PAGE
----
Nine months after the conclusion of a humiliating international bailout, Ireland is now the fastest-growing economy in Europe. The core of the euro zone remains in the doldrums, raising concern that the single currency area could succumb to Japanese-style deflation. At the same time, Ireland’s growth spurt suggests the economy is taking the benefit of the advancing recovery in the US and Britain.
“This is the strongest growth rate recorded since the early 2000s and shows that the strong and stable recovery in the Irish economy is well under way and is starting to be felt across all sectors of the economy,” Mr Noonan told reporters outside Government Buildings.
“The turnaround that we are seeing in the Irish economy is a direct consequence of the policies pursued by this Government and the sacrifices made by the Irish people.”
The performance was better than anticipated. “Taking all the factors into consideration, these latest numbers are gangbusters,” said economist Alan McQuaid at Merrion Stockbrokers.
For its part, BNP Paribas said the economy was now growing at a rate last seen during the Celtic Tiger boom.
“The archetypal growth model in Ireland is one of export growth leading to an increase in business investment, which in turn increases employment and then spills over into more domestic consumption,” said analyst Colin Bermingham at BNP Paribas.
“The data today show that we are further along this road than previously expected and, together with the employment data, show that the recovery in Ireland is becoming more sustainable.”
Although Mr Noonan’s latest growth forecast remains below some market analysts, he expects the acceleration to ease off a little as demand constrained at the height of the crisis tapers away.
“Obviously at the start when you’re in a catch-up phase of an economy after a recession, you’ll get very high growth figures in the early stages,” he said. “But as it settles I would hope we would have growth of around 3 per cent in the next five, and, God willing, for the next 10 years.”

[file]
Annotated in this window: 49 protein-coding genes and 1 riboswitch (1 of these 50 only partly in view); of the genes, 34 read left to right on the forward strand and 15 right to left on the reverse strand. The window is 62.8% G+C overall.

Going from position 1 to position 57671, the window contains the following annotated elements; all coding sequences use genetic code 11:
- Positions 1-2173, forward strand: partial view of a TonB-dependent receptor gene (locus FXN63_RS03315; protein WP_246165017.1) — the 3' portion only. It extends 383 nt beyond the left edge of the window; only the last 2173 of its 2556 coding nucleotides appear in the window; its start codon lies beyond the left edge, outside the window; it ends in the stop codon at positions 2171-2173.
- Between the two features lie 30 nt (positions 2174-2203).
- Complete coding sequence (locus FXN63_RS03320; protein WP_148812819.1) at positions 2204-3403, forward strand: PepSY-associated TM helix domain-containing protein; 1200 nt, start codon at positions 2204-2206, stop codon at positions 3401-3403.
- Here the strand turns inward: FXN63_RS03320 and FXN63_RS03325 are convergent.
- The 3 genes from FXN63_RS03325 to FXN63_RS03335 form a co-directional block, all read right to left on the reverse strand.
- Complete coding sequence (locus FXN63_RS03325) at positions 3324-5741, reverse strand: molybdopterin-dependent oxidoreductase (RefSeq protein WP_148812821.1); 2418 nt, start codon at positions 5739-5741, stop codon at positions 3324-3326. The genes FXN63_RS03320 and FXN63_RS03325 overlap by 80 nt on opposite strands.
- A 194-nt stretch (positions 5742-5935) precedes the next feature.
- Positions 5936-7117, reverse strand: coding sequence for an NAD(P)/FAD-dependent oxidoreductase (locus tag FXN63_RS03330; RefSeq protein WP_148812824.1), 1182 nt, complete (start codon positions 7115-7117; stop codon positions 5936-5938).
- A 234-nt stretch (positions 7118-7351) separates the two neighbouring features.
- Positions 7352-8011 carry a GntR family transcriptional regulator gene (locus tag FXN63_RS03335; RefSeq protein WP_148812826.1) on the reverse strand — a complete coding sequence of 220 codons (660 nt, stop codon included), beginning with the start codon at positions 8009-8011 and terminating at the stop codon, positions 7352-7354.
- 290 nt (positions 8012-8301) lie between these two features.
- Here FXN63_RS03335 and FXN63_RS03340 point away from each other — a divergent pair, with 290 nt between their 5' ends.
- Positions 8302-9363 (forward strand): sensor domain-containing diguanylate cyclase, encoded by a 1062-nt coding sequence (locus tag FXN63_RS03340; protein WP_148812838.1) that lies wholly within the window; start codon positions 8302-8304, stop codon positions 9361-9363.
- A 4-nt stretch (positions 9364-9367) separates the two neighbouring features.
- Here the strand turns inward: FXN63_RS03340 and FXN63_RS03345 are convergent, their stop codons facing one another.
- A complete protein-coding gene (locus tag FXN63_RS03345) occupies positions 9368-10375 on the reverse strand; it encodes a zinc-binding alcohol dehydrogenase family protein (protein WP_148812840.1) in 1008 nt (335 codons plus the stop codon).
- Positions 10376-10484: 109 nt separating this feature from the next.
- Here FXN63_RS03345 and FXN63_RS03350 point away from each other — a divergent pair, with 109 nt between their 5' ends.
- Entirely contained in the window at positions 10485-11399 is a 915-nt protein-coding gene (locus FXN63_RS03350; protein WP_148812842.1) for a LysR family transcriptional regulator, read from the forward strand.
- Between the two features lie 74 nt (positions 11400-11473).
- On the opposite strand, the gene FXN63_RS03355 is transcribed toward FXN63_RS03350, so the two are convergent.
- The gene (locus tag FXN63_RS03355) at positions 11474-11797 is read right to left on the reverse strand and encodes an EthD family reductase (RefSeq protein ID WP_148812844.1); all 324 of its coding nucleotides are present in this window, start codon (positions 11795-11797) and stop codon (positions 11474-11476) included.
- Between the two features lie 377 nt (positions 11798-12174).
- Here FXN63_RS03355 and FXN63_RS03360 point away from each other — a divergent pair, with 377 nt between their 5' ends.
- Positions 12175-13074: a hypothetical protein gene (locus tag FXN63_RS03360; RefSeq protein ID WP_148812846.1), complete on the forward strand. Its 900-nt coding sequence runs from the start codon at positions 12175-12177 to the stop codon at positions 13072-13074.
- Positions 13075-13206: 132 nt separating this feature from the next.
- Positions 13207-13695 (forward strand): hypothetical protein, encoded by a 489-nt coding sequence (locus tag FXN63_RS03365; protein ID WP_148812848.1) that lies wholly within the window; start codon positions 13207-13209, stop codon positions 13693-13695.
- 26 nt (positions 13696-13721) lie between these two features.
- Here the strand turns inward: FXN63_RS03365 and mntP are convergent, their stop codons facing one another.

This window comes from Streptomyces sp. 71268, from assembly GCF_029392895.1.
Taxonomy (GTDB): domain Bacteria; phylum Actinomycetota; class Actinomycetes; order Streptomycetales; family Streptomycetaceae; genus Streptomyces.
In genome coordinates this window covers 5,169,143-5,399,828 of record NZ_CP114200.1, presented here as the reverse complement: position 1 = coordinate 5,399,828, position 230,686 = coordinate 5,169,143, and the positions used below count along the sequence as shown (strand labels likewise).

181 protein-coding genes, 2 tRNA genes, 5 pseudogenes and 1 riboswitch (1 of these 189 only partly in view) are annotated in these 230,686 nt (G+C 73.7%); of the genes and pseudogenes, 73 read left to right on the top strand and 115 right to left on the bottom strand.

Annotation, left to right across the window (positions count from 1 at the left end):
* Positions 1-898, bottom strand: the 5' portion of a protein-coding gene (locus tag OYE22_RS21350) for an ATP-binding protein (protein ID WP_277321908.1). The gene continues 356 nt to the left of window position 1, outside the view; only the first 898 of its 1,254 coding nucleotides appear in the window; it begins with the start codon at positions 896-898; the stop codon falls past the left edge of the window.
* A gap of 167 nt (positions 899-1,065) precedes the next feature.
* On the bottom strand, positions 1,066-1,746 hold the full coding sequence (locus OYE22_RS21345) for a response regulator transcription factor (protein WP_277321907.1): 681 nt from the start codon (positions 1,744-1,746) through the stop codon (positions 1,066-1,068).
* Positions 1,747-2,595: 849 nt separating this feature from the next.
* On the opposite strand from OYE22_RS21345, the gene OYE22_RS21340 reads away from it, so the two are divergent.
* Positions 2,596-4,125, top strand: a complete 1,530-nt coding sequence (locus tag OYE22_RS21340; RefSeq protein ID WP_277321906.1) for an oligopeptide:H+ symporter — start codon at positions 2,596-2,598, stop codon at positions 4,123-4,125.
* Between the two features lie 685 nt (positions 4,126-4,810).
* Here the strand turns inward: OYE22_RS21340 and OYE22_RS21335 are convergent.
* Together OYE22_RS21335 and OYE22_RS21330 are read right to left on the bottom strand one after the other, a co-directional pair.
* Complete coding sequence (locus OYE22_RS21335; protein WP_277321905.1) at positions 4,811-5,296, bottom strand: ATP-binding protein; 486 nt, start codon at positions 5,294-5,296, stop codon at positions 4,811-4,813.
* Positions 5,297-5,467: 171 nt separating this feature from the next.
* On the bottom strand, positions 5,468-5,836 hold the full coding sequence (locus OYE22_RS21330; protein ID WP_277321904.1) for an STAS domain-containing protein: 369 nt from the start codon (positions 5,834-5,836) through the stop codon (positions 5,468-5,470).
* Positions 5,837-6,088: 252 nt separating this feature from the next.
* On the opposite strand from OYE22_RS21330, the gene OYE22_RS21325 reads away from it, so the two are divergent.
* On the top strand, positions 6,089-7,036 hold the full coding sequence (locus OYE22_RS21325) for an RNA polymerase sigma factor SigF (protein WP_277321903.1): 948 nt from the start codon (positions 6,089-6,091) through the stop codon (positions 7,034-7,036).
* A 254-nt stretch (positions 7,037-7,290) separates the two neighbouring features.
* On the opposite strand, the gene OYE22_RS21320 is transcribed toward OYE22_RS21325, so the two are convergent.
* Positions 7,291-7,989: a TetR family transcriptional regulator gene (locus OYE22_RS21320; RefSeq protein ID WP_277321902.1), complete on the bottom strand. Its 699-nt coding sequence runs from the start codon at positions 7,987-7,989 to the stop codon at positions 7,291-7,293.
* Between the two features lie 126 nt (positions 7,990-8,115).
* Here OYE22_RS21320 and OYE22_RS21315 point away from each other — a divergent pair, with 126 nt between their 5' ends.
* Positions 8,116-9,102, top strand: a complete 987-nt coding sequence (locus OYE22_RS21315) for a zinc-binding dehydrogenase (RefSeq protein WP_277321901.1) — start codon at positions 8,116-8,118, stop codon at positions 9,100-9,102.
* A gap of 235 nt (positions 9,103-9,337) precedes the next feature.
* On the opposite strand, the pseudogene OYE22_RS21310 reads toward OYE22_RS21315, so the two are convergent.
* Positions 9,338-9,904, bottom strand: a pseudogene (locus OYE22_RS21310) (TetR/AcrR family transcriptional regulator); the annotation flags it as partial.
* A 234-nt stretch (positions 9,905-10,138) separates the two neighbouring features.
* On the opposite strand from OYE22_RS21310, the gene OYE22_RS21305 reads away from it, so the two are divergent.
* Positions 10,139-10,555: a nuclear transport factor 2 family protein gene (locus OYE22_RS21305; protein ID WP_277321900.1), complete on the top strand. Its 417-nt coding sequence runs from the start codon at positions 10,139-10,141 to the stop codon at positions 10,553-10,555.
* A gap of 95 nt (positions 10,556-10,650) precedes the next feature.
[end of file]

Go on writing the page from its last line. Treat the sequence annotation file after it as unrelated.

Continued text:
Having laboured for years under the unforgiving demands of inspectors from the EU-IMF troika, the Government now finds itself within touching distance of the EU budget deficit limit of 3 per cent.
Whereas Budget 2014 was cast with the objective of bringing the deficit to 4.8 per cent of GDP, Mr Noonan now expects to deliver a deficit in the region of 3.5 per cent of economic output. “So it’s a short journey then to getting below 3 per cent of GDP,” said the Minister.
“For next year then of course we’ll be building on stronger GDP growth figures as well, which will have an effect not only on our estimates of tax flow but also the size of the GDP affects the debt-GDP ratios and the deficit ratios. So there’s an advantage there as well.”
The upshot of it all, however, is that the Government now faces increased pressure from the public for an immediate recovery dividend. Mr Noonan is adamant there is no clamour for a giveaway budget, but the Government has still committed to start cutting the income tax burden next year.
While the public finances must still “consolidate” further to bring the deficit to heel, Mr Noonan suggested the momentum in the recovery would be sufficient to achieve the target. “There is enough tax buoyancy in the growing economy to deliver the resource to do that level of consolidation, as I say, without increasing taxes or without cutting expenditure further.”
This does not mean that the new water charge won’t be imposed or that the property tax will be scrapped, but it does open scope to deliver something tangible on the income tax front.
Both the scope and the scale are subject to negotiation between the Fine Gael and Labour camps, which presents a challenge in its own right. In the scheme of things, however, the political debate within Cabinet is a lot more positive than when budget talks were dominated by where the axe would fall.
Mr Noonan took care to point out yesterday that 11.2 per cent unemployment is still too high. The priority now is to sustain the recovery and turn it into jobs, he said. But was he saying the age of austerity is finished? “No,” said the Minister. “Because we have a huge debt. We must remember that there are a lot of legacies after the recession.”